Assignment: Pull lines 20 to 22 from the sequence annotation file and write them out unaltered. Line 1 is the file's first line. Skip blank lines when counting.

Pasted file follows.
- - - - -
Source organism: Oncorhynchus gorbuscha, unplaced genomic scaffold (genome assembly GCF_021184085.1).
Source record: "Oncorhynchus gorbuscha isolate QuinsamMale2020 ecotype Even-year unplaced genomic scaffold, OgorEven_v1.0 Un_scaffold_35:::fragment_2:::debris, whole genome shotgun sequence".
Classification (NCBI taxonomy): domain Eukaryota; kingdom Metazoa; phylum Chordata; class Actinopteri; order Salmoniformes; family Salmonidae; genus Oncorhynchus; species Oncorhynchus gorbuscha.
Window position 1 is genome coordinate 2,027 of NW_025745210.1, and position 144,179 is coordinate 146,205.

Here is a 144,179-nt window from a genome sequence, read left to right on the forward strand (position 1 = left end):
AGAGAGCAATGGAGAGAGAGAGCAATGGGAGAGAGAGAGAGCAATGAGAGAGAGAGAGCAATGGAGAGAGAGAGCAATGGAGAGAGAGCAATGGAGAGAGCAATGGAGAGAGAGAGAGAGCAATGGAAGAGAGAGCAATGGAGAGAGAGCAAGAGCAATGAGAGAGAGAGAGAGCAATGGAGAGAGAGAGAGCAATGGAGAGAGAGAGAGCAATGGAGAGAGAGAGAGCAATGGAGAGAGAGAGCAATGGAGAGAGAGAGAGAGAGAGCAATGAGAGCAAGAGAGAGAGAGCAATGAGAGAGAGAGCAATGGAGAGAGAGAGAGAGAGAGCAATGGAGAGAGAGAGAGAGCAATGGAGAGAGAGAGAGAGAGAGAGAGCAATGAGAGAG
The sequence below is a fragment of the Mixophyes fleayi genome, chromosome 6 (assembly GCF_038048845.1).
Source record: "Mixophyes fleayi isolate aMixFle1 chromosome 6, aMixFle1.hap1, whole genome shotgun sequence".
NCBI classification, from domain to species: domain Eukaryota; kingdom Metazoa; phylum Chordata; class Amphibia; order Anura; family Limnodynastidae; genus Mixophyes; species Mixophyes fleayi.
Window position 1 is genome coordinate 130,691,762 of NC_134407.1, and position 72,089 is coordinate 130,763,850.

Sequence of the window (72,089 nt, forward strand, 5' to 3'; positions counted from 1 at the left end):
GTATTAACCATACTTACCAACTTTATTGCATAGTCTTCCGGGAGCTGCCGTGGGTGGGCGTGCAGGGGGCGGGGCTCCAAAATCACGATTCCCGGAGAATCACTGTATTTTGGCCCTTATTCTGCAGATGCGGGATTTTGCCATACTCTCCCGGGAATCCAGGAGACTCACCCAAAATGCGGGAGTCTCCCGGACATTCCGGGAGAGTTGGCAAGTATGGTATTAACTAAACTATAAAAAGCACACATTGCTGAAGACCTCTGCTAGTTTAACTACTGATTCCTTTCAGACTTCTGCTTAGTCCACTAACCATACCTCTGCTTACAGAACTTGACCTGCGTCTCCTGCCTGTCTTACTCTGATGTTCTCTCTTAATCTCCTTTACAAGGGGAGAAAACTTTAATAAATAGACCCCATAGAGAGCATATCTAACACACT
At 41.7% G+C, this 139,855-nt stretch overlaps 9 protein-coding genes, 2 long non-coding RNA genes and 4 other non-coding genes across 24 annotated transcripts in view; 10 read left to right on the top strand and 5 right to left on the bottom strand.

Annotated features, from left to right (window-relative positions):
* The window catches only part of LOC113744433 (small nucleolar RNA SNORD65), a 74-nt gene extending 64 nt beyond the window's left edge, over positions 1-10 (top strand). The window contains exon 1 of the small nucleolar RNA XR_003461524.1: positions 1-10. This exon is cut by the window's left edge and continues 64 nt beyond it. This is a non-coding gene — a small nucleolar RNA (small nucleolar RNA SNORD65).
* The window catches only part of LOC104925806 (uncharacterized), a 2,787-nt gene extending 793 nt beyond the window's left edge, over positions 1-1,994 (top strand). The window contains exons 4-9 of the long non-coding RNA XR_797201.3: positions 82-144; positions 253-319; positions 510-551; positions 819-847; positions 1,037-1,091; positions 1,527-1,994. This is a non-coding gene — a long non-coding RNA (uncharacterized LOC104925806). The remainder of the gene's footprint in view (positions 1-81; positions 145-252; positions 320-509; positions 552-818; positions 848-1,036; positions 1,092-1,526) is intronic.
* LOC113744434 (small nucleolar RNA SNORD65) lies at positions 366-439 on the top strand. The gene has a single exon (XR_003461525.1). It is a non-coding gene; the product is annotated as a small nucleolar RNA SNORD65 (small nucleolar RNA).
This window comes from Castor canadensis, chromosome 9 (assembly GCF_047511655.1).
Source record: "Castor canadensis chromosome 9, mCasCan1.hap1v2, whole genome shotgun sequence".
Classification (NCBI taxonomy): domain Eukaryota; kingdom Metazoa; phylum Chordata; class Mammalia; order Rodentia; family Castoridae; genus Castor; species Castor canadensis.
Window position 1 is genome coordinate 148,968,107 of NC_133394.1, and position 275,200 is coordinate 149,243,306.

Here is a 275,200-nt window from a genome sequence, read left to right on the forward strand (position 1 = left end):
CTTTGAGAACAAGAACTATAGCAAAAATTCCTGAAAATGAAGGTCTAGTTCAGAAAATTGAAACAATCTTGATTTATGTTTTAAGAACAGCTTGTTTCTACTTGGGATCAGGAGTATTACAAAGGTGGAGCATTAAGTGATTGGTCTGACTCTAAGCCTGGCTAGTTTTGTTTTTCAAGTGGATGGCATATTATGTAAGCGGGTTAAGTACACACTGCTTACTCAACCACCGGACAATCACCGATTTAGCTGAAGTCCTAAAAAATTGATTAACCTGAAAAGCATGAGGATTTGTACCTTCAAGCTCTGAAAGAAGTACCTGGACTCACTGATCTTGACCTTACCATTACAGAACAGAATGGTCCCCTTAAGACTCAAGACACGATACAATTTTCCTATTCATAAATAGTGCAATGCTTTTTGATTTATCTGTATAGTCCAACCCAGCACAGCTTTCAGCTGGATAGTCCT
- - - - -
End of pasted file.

Classification (NCBI taxonomy): domain Eukaryota; kingdom Metazoa; phylum Chordata; class Mammalia; order Rodentia; family Castoridae; genus Castor; species Castor canadensis.
Window position 1 is genome coordinate 148,968,107 of NC_133394.1, and position 275,200 is coordinate 149,243,306.

Here is a 275,200-nt window from a genome sequence, read left to right on the forward strand (position 1 = left end):